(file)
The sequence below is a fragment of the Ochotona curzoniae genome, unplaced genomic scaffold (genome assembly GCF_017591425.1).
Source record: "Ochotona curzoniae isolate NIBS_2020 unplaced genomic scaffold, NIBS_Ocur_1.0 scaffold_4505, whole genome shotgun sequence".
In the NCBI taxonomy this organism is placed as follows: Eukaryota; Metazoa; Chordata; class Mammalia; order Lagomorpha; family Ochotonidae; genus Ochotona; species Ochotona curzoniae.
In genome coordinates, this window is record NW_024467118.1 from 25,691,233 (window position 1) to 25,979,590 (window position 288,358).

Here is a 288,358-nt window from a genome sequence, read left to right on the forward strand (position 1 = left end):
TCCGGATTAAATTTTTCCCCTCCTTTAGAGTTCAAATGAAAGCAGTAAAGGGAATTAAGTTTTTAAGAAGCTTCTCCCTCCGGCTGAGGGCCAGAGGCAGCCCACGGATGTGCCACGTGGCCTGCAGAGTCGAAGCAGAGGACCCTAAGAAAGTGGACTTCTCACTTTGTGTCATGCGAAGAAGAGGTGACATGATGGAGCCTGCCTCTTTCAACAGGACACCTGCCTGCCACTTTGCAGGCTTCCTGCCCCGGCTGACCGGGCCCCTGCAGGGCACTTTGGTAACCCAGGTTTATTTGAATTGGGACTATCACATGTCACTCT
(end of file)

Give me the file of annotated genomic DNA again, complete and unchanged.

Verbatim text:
The sequence below is a fragment of the Ochotona curzoniae genome, unplaced genomic scaffold (genome assembly GCF_017591425.1).
Source record: "Ochotona curzoniae isolate NIBS_2020 unplaced genomic scaffold, NIBS_Ocur_1.0 scaffold_4505, whole genome shotgun sequence".
In the NCBI taxonomy this organism is placed as follows: Eukaryota; Metazoa; Chordata; class Mammalia; order Lagomorpha; family Ochotonidae; genus Ochotona; species Ochotona curzoniae.
In genome coordinates, this window is record NW_024467118.1 from 25,691,233 (window position 1) to 25,979,590 (window position 288,358).

Here is a 288,358-nt window from a genome sequence, read left to right on the forward strand (position 1 = left end):
TCCGGATTAAATTTTTCCCCTCCTTTAGAGTTCAAATGAAAGCAGTAAAGGGAATTAAGTTTTTAAGAAGCTTCTCCCTCCGGCTGAGGGCCAGAGGCAGCCCACGGATGTGCCACGTGGCCTGCAGAGTCGAAGCAGAGGACCCTAAGAAAGTGGACTTCTCACTTTGTGTCATGCGAAGAAGAGGTGACATGATGGAGCCTGCCTCTTTCAACAGGACACCTGCCTGCCACTTTGCAGGCTTCCTGCCCCGGCTGACCGGGCCCCTGCAGGGCACTTTGGTAACCCAGGTTTATTTGAATTGGGACTATCACATGTCACTCT